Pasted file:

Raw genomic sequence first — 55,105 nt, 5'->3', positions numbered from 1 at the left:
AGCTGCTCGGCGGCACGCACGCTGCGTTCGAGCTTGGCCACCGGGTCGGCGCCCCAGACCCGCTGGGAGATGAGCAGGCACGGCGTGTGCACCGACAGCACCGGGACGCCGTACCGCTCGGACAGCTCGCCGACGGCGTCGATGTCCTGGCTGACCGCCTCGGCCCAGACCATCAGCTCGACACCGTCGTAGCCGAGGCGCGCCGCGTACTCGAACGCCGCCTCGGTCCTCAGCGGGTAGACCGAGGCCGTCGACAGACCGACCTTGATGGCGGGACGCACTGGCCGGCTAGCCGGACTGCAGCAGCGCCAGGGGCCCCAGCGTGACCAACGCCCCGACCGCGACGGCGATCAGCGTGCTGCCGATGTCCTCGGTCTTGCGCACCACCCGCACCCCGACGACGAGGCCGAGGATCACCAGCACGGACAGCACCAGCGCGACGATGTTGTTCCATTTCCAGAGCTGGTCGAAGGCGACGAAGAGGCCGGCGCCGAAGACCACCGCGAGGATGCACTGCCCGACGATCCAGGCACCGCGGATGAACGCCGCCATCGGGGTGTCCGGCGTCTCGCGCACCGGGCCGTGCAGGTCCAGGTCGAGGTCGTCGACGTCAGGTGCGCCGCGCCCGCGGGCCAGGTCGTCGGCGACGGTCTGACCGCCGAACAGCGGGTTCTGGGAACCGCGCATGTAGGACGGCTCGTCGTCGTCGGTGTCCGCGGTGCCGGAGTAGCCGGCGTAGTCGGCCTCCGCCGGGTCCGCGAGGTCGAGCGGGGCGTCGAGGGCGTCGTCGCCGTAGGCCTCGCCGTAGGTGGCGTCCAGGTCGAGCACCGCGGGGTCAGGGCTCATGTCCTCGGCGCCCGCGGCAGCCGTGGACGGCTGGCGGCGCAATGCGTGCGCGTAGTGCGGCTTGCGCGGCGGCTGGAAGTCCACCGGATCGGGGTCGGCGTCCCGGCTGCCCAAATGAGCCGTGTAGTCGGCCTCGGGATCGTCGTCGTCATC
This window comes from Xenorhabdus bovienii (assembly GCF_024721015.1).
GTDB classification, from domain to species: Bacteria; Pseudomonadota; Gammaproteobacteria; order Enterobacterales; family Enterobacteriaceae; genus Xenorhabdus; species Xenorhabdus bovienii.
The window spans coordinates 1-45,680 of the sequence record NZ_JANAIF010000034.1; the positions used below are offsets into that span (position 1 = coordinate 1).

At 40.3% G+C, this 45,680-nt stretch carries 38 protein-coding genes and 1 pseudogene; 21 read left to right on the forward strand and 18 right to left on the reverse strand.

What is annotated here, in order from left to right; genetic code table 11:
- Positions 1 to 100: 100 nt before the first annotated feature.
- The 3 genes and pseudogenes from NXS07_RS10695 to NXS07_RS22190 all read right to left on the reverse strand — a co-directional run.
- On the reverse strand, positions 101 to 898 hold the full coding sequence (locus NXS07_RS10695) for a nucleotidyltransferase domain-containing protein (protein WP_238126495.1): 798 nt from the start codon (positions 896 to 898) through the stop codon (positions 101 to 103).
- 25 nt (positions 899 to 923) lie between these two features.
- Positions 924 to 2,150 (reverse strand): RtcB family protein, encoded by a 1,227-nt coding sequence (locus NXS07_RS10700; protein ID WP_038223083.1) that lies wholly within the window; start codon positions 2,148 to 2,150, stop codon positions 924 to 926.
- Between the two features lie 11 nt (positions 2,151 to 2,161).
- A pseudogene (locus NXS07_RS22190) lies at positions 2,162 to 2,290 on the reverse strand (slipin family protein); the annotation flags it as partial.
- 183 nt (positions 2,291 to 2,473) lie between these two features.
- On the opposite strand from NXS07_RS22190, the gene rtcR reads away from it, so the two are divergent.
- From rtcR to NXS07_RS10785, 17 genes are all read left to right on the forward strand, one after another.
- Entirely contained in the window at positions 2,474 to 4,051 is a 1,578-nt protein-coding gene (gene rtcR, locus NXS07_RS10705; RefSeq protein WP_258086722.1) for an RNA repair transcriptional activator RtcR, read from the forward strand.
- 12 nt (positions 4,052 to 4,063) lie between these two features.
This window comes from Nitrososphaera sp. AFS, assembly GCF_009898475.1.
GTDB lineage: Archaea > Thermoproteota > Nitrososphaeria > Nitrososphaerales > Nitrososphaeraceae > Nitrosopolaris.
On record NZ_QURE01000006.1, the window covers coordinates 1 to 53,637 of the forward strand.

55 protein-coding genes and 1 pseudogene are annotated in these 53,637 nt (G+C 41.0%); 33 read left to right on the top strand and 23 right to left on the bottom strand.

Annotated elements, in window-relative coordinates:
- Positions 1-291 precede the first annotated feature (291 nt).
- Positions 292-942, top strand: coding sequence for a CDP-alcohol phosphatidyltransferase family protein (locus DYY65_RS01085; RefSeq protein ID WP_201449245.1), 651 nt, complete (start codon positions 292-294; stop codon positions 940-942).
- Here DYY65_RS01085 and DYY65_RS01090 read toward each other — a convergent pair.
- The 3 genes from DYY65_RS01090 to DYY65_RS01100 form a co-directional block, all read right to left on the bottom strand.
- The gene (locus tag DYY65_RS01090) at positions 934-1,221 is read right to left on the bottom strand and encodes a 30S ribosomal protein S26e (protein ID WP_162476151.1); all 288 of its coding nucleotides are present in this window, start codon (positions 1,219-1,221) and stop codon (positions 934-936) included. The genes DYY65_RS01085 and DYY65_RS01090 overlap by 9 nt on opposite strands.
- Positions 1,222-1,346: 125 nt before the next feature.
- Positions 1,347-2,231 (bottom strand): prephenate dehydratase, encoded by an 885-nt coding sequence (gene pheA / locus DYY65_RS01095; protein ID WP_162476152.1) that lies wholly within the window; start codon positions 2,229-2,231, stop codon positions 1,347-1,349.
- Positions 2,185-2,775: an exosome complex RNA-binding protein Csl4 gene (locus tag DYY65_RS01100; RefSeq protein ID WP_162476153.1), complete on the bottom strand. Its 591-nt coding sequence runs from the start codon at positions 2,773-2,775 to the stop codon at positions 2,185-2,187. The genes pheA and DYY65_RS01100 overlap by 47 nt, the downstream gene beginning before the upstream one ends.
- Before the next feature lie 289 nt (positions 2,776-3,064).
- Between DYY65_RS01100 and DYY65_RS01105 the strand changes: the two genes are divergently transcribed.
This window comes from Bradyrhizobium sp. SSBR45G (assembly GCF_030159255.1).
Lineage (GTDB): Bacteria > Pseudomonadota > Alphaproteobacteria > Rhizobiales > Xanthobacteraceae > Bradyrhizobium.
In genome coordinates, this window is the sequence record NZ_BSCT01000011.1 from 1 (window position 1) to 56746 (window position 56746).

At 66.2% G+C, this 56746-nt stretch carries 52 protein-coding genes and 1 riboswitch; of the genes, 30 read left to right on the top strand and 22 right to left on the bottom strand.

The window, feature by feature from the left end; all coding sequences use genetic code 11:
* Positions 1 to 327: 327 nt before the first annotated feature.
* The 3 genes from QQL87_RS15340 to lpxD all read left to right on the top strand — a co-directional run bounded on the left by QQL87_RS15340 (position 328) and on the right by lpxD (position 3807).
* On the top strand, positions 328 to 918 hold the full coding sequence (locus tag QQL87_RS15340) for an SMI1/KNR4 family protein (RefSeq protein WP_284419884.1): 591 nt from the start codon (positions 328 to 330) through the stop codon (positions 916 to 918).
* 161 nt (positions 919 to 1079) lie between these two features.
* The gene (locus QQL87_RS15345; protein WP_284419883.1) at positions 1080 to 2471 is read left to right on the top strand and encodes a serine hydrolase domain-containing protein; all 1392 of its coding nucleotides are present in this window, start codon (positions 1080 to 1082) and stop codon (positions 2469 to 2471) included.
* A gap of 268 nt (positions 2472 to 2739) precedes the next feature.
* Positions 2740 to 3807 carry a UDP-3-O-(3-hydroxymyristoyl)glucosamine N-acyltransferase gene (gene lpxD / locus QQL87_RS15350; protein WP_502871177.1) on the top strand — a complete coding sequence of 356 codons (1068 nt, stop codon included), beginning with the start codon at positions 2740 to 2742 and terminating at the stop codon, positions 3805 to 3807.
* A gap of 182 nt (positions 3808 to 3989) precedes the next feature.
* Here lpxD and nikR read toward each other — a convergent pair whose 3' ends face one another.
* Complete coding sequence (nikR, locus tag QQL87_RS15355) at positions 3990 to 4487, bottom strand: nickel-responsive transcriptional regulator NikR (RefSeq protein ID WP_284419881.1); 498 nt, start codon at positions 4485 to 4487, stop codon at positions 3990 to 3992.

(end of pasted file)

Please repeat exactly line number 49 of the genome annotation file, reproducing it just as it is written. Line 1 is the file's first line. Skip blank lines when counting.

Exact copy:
* Complete coding sequence (nikR, locus tag QQL87_RS15355) at positions 3990 to 4487, bottom strand: nickel-responsive transcriptional regulator NikR (RefSeq protein ID WP_284419881.1); 498 nt, start codon at positions 4485 to 4487, stop codon at positions 3990 to 3992.